Most advancements in recruitment technology for tackling diversity are aimed at removing as many layers that may be open to bias from the application and making it solely about candidate suitability through determining ability objectively. A fascinating development in this regard is the use of ‘cognitive gaming’, where short video games or interactive puzzles are used to evaluate cognitive traits such as memory and the ability to understand job-related complexities. Not only is this a far more effective method of attracting applicants, with 88 percent completing these games compared to 40 percent finishing assessment tools such as psychometric tests but it also assists with diversity. By whittling down jobseekers in this way before they’ve reached decision makers, potential biases can be offset as recruiters can assume that all candidates making it past the initial stage are sufficiently capable, regardless of demographic.
AI, a topic on everyone’s lips, can also be key in creating a more diverse workforces. Robots can screen and analyse candidates purely on job suitability whilst ignoring factors such as race and age, removing unconscious bias. Other areas where AI is being used to help is through natural language processing. This has helped recruiters remove biased language from job descriptions, making them more appealing to a wider range of candidates. For example, studies have shown job descriptions including masculine-type words such as ‘dominant’ and ‘challenging’ are less likely to attract females. However, despite its potential, we must be careful when appointing AI the all-purpose saviour for workplace diversity. With AI’s being trained on historic company data, they may actually pick up on existing biases. Evidence of this can be seen in a study of the facial recognition software of Microsoft, IBM and Face++. The systems were shown 1,000 faces, and told to identify each as male or female. All three did well discerning between white faces, and men in particular. However, when it came to dark-skinned females, there were 34 percent more errors.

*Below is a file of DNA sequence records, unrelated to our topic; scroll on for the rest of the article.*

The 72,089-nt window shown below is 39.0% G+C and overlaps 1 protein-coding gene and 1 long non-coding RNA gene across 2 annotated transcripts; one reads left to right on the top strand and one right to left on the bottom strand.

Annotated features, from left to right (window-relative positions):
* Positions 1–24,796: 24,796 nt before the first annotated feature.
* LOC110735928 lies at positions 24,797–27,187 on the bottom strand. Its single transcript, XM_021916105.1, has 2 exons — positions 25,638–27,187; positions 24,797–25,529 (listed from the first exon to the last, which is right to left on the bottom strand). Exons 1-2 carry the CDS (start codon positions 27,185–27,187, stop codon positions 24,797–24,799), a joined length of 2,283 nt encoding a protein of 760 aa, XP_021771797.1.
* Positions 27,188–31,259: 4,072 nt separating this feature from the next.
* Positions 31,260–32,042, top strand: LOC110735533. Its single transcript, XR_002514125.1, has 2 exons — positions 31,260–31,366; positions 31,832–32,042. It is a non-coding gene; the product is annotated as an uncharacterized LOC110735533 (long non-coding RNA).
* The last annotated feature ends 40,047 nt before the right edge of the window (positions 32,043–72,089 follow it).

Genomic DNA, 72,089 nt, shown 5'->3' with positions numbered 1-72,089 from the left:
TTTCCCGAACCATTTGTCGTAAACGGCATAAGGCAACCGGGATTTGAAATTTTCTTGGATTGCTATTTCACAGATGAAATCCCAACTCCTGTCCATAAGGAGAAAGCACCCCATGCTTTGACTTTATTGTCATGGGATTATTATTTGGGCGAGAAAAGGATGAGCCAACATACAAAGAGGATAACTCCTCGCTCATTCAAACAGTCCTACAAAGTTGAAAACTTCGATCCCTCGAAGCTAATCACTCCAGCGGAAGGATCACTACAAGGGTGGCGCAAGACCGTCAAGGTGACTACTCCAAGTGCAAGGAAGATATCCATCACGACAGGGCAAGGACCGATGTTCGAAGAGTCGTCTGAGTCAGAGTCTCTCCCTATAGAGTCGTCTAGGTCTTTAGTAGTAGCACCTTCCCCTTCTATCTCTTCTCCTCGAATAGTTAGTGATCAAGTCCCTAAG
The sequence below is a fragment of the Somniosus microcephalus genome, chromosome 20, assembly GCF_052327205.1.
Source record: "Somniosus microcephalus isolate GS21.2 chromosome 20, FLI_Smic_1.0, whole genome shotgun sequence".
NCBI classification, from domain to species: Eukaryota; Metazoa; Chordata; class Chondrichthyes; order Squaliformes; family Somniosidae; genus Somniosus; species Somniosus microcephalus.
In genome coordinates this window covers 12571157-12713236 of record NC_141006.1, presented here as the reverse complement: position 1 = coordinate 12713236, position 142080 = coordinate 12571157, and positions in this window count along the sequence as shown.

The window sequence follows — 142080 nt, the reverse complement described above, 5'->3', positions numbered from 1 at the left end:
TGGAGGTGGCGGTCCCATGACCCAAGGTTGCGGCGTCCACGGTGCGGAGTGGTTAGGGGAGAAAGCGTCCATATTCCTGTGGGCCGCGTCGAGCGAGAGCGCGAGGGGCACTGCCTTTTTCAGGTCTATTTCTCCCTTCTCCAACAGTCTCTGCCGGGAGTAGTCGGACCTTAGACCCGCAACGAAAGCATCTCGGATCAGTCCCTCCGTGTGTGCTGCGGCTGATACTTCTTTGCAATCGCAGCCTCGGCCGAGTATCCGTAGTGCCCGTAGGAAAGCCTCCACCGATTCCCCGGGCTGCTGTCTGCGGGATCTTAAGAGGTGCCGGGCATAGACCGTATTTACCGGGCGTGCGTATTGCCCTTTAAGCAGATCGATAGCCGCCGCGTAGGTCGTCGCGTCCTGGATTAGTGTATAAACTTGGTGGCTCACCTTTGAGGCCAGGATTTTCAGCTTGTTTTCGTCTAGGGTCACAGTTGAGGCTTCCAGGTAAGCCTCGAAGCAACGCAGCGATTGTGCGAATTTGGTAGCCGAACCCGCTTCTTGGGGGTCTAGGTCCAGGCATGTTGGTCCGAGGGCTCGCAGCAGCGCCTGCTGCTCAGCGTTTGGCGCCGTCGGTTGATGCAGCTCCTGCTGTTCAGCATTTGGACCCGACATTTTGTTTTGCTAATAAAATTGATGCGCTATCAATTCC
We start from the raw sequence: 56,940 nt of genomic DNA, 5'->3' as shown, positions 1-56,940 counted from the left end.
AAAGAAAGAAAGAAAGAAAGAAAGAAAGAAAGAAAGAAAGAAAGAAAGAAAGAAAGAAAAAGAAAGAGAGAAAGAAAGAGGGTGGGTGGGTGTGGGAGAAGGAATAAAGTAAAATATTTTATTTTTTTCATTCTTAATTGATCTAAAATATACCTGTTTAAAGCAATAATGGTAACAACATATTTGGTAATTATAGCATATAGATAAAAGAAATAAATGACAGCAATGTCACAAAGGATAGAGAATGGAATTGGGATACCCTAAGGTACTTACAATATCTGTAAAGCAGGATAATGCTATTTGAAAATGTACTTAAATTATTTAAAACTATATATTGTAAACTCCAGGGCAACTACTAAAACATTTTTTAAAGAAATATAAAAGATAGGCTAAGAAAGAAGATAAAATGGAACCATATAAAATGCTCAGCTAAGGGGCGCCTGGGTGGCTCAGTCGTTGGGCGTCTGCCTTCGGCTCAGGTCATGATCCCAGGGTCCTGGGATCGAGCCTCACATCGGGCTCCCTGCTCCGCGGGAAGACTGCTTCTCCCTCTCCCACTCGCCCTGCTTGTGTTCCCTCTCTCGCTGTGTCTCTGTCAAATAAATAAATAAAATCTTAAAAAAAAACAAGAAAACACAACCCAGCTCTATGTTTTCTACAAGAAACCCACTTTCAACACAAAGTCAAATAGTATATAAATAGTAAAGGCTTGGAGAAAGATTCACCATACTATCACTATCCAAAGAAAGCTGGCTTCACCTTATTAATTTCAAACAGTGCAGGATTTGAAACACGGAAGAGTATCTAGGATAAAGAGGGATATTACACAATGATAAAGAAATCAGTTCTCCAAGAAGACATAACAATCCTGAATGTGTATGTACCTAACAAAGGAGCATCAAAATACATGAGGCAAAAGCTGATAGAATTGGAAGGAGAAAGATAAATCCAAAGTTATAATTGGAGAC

Borrowing the use of ‘reputation tools’ from companies like Uber and Airbnb can also diminish bias. A 2018 Stanford study of Airbnb showed that favourable personal reviews offset social biases.The study found participants were significantly more trusting toward users with characteristics different to their ownwho had positivereputations.Therefore introducing systems where candidates can be recommended or referred by others would go some way to levelling the playing field.
The vast array of technological advances in the HR and Recruitment sector can be confusing, and no amount of technology will help the process without a concerted desire to change. However, if put to good use, technology can be instrumental in addressing the diversity shortage in education. It’s important to remember that there’s no catch-all solution, but by staying up to date with the latest developments and trends, schools can slowly integrate technology into their hiring processes, and create more diverse, inclusive and effective workforces, beneficial to both teacher and pupil.